Lately, one of my favorite Stephen Covey quotes has been on my mind. In his terrific book The 7 Habits of Highly Effective People, he said, “You have to decide what your highest priorities are and have the courage—pleasantly, smilingly, nonapologetically, to say ‘no’ to other things. And the way you do that is by having a bigger ‘yes’ burning inside.”
The concept of a bigger yes translates for me to freedom earned through introspection to discover what really matters, awareness to recognize when something may jeopardize our priorities, focus to keep our yes in the front of our minds and self-discipline to say “no” to things that threaten what matters most.
I am at my most empowered when I honor my bigger yes.
Recently, the arena where a bigger yes has been most prominent is nutrition. For most of my life, I have lived a bigger yes when it comes to food. Because of my desire to live compassionately and my commitment to justice for all living beings, I have been vegetarian since 1982 and vegan since 2008. This was easy for me. The bigger yes was compassion. Ceasing my consumption of meat as a 12 year old required some creative maneuvering within my family, but it did not require willpower or sacrifice. I was clear that I cared more for animals than I did for eating their flesh.
For so many years, I wanted to believe that being vegetarian was enough to satisfy my ethics. I allowed myself to linger in blissful ignorance for too long after better information was readily available. It was easier not to know. Until it wasn’t. For a long time, I had told myself that chickens didn’t suffer for us to eat eggs and that milking relieved the cows of their burdens. Deep down, I feared that I was lying to myself in my ignorance. Finally, compassion and commitment to my ethics became a bigger yes than convenience. As soon as I allowed myself to learn the truth, I became vegan. Sure, it requires asking more questions and being a bit more resourceful, but the inner peace of prioritizing my bigger yes makes any inconvenience well worth it.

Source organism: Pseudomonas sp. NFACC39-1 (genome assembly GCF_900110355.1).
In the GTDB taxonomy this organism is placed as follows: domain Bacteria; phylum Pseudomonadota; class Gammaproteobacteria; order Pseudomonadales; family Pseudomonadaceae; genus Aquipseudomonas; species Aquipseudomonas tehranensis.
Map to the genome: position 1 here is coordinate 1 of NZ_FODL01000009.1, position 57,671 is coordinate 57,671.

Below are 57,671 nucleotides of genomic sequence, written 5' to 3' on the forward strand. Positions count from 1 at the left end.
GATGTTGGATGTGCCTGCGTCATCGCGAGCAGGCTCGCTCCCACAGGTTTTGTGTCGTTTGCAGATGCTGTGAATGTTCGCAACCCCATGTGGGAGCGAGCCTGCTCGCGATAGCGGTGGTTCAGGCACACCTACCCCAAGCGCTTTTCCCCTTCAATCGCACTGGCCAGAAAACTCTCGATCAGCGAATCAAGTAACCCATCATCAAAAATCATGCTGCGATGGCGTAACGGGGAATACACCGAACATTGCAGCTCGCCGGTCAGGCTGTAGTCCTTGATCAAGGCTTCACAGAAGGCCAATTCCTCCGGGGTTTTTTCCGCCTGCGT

More recently, the nutritional bigger yes (coupled with my commitment to my ethics) is my long-term health. Toward that end, I have incorporated Dr. Michael Greger’s Daily Dozen app (See this post.) into my everyday life. That part was easy. It just meant some small modifications to my daily habits—adding beans to my morning smoothie to get a head start on my three servings; ensuring that I eat at least two servings of greens, plus a serving of cruciferous vegetables and including an eighth of a teaspoon of turmeric into my smoothies. These changes just meant eating even more of nature’s goodness. They weren’t difficult.
More challenging was recognizing that I needed to give up some of my (healthful!) extras in order truly to optimize my health and fitness and avoid gaining weight. After reading How Not to Die, by Dr. Greger, I became serious about making my long-term health and well-being my bigger yes, even more clearly and more boldly than it previously had been.
I have recognized in the past that I have had an addiction of sorts to dark chocolate and energy bars. During times of stress and anxiety, I have used these and other foods for comfort or security. Reading and internalizing Dr. Greger’s evidence-based, whole-food message, I recognized that my relationship to my comfort foods didn’t fit all that well with my nutritional objectives because of the added sugar and the processed nature of those products. Although the energy bars I ate were vegan and relatively healthful, my bigger yes is to maximize whole foods in my diet. So, I stopped a nearly daily habit of both the bars and the chocolate on January 1, when I started using the Daily Dozen app. (The date was coincidental—the day I learned about it—not by design.) In addition to added oil, which I had already largely eliminated, I also decided to avoid added sugar, even agave nectar and maple syrup, and to pay closer attention to the amount of sodium I consumed. Then, I increased my intake of some of the most healthful foods on the planet—dark, leafy greens; flax; beans and whole grains—but I kept a lot of my other little comforts.